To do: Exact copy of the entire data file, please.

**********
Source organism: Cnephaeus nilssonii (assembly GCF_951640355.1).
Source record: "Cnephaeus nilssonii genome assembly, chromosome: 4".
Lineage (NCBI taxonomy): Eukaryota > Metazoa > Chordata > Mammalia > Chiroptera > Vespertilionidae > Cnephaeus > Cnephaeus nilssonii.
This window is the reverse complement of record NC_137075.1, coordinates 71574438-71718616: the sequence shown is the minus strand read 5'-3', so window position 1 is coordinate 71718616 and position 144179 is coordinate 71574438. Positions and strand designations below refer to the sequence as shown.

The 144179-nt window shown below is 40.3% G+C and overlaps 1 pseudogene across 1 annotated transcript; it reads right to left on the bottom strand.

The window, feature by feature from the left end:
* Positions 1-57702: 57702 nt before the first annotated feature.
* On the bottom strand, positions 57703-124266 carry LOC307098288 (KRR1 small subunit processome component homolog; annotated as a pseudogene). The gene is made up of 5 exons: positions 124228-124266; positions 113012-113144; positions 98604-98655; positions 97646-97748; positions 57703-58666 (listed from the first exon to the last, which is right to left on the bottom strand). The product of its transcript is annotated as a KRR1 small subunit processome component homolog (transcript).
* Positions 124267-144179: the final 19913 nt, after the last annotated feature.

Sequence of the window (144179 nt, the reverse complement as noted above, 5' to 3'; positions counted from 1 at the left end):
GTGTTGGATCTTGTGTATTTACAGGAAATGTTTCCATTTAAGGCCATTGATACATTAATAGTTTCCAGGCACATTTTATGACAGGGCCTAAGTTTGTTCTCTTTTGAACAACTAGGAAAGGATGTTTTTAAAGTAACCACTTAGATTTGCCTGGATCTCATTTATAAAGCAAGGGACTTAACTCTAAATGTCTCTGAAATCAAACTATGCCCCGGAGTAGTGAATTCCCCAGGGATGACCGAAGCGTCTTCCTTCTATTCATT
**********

Source organism: Cnephaeus nilssonii (assembly GCF_951640355.1).
Source record: "Cnephaeus nilssonii genome assembly, chromosome: 4".
Lineage (NCBI taxonomy): Eukaryota > Metazoa > Chordata > Mammalia > Chiroptera > Vespertilionidae > Cnephaeus > Cnephaeus nilssonii.
This window is the reverse complement of record NC_137075.1, coordinates 71574438-71718616: the sequence shown is the minus strand read 5'-3', so window position 1 is coordinate 71718616 and position 144179 is coordinate 71574438. Positions and strand designations below refer to the sequence as shown.

The 144179-nt window shown below is 40.3% G+C and overlaps 1 pseudogene across 1 annotated transcript; it reads right to left on the bottom strand.

The window, feature by feature from the left end:
* Positions 1-57702: 57702 nt before the first annotated feature.
* On the bottom strand, positions 57703-124266 carry LOC307098288 (KRR1 small subunit processome component homolog; annotated as a pseudogene). The gene is made up of 5 exons: positions 124228-124266; positions 113012-113144; positions 98604-98655; positions 97646-97748; positions 57703-58666 (listed from the first exon to the last, which is right to left on the bottom strand). The product of its transcript is annotated as a KRR1 small subunit processome component homolog (transcript).
* Positions 124267-144179: the final 19913 nt, after the last annotated feature.

Sequence of the window (144179 nt, the reverse complement as noted above, 5' to 3'; positions counted from 1 at the left end):
GTGTTGGATCTTGTGTATTTACAGGAAATGTTTCCATTTAAGGCCATTGATACATTAATAGTTTCCAGGCACATTTTATGACAGGGCCTAAGTTTGTTCTCTTTTGAACAACTAGGAAAGGATGTTTTTAAAGTAACCACTTAGATTTGCCTGGATCTCATTTATAAAGCAAGGGACTTAACTCTAAATGTCTCTGAAATCAAACTATGCCCCGGAGTAGTGAATTCCCCAGGGATGACCGAAGCGTCTTCCTTCTATTCATT